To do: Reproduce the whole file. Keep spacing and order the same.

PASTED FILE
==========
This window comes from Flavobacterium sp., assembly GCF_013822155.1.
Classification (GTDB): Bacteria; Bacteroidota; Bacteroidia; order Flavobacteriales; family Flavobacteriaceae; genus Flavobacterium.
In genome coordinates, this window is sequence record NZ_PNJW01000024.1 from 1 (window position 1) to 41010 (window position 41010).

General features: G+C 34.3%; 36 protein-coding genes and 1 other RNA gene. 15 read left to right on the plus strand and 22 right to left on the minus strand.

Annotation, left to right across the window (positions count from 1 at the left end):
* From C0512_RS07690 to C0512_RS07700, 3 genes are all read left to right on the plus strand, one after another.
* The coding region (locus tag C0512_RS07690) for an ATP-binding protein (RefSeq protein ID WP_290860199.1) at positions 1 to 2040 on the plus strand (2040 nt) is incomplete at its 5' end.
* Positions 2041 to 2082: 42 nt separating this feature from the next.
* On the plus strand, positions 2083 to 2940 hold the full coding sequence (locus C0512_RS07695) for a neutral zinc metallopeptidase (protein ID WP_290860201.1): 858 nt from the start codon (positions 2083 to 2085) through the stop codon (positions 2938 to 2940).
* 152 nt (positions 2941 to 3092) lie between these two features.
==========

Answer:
This window comes from Flavobacterium sp., assembly GCF_013822155.1.
Classification (GTDB): Bacteria; Bacteroidota; Bacteroidia; order Flavobacteriales; family Flavobacteriaceae; genus Flavobacterium.
In genome coordinates, this window is sequence record NZ_PNJW01000024.1 from 1 (window position 1) to 41010 (window position 41010).

General features: G+C 34.3%; 36 protein-coding genes and 1 other RNA gene. 15 read left to right on the plus strand and 22 right to left on the minus strand.

Annotation, left to right across the window (positions count from 1 at the left end):
* From C0512_RS07690 to C0512_RS07700, 3 genes are all read left to right on the plus strand, one after another.
* The coding region (locus tag C0512_RS07690) for an ATP-binding protein (RefSeq protein ID WP_290860199.1) at positions 1 to 2040 on the plus strand (2040 nt) is incomplete at its 5' end.
* Positions 2041 to 2082: 42 nt separating this feature from the next.
* On the plus strand, positions 2083 to 2940 hold the full coding sequence (locus C0512_RS07695) for a neutral zinc metallopeptidase (protein ID WP_290860201.1): 858 nt from the start codon (positions 2083 to 2085) through the stop codon (positions 2938 to 2940).
* 152 nt (positions 2941 to 3092) lie between these two features.